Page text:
You, or at least your well-paid accountants, pay serious attention to all the information needed for tax deductions. Your employees likely do not. You could try to educate your employees on the various ways their expense information is used to write off business expenses and why the IRS absolutely needs a guestlist for that dinner party designed to court new clients, but that would probably lead to more confusion and bigger mistakes. Instead, create a blanket “save everything” policy that requires travelers ask for and keep hard copies of any and all receipts, tickets, passes, and other documents associated with their trip. Everything should be turned in with their expense report.
7. Conduct regular audits of management process and receipts.
Nobody is perfect; that’s why the IRS invented audits. Follow their example and conduct regular audits of your employees’ expense reports, keeping in mind the triangle of fraud (need, opportunity, ability to rationalize the action). Go a step further and conduct regular audits of your audits and other managerial procedures. It’s just as important for you to clean up the system and make sure required forms really should be required; employees get refunded in a timely manner; your HR manager isn’t in cahoots with your head accountant and robbing you blind…OK, that last one is unlikely, but you get the idea. You’ll never know what fell through the cracks until you shine the light and see what’s down there.
8. Fast pay makes fast friends.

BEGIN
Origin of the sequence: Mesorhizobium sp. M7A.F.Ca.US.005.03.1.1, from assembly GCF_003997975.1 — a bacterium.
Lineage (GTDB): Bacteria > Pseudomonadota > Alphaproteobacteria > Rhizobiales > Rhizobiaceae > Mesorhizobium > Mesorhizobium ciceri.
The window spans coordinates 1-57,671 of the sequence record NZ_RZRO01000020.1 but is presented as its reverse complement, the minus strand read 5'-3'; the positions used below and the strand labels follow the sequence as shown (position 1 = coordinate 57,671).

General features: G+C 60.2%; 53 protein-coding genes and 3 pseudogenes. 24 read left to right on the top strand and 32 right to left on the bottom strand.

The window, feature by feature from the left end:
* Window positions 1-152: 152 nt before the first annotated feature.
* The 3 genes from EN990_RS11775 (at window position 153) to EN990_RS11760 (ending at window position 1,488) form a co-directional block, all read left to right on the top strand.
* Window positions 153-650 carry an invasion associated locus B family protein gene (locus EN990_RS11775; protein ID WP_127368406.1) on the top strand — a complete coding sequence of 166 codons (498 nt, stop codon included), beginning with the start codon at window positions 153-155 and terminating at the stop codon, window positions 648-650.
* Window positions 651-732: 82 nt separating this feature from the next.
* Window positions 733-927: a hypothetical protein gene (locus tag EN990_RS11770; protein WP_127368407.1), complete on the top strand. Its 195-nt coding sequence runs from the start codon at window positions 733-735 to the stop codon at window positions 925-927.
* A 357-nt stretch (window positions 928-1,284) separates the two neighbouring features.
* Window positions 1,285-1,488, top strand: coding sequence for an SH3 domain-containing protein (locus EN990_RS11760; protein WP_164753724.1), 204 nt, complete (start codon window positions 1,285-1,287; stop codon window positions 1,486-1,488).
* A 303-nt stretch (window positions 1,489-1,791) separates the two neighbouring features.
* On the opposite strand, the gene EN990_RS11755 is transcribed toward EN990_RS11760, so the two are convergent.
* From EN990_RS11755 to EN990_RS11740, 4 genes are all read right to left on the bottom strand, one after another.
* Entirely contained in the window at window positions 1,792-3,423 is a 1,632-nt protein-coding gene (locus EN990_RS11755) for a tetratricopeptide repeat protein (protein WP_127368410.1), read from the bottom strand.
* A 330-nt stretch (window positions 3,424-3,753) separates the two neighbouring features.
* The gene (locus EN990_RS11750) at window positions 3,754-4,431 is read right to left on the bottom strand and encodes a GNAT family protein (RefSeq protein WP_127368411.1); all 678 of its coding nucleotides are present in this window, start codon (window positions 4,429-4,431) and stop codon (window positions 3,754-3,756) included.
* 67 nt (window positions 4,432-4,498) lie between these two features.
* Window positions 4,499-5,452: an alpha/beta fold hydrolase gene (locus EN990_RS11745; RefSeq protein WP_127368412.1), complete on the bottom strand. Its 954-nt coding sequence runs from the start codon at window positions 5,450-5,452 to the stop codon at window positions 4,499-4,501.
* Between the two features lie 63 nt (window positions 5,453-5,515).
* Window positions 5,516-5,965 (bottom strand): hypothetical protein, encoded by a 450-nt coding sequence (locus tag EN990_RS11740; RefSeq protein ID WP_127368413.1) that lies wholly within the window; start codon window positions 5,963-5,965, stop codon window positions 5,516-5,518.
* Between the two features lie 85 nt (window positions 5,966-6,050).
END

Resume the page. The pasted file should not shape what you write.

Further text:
Have a quick turnaround for travel expense reimbursement. Just as you would like your employees to turn in their expense reports as quickly as possible, your employees would also like to see their bank accounts reimbursed asap for the funds they spent traveling to Bangkok to woo that super important client into your company’s loving (metaphorical) arms.
Making sure the expense approval and reimbursement process goes quickly and smoothly helps keep company morale high and motivates your employees to execute their jobs efficiently. (You know, beyond the motivation their salary provides.) Plus, everyone knows time is money. Employees are more likely to submit on time if they know they’ll be reimbursed quickly, too. Efficiency plus saving money through extra time to work on the real aspects of their job. Sounds good to me, and it should to you, too.
9. Publically acknowledge travelers’ efforts.
Everyone desires recognition and praise. If you can’t afford monetary rewards, make sure to offer public commendation for your employees’ efforts on behalf of your company. This could be in the form of a regular email shout out or during a larger gathering, such as the end-of-the-year holiday party. Taking the time to recognize hard work pays off enormously in terms of employee productivity, loyalty, and longevity. Just make sure you’re being genuine in your appreciation. There’s no bigger turnoff than insincerity.
10. Be ready to listen.
Pay attention to employee feedback. Constructive criticism can be a tricky thing, but as most people looking to succeed will tell you, honest feedback is key to evaluating performance and accelerating improvement. Use an automated survey system that allows employees to anonymously (and we really do mean anonymously) express their criticisms of the current travel policy, reimbursement process, company transparency, etc.
Bonus tip: If your employee is flying internationally, allowing them to stay the weekend might be more cost effective than the business class airfare for the return trip during peak travel time. You can have them pay for accommodations themselves (see our article on the rise in bleisure travel), and that way, you’re saving money on the airfare while the traveler gets to appreciate a new experience in a new city (and perhaps build up some goodwill toward their company and employers). We call that a win.
Safari is a PhD candidate in English Literature. When she’s not grappling with her dissertation, she’s usually obsessing about upcoming films, singing karaoke, or attempting to perfect her short rib lasagna recipe.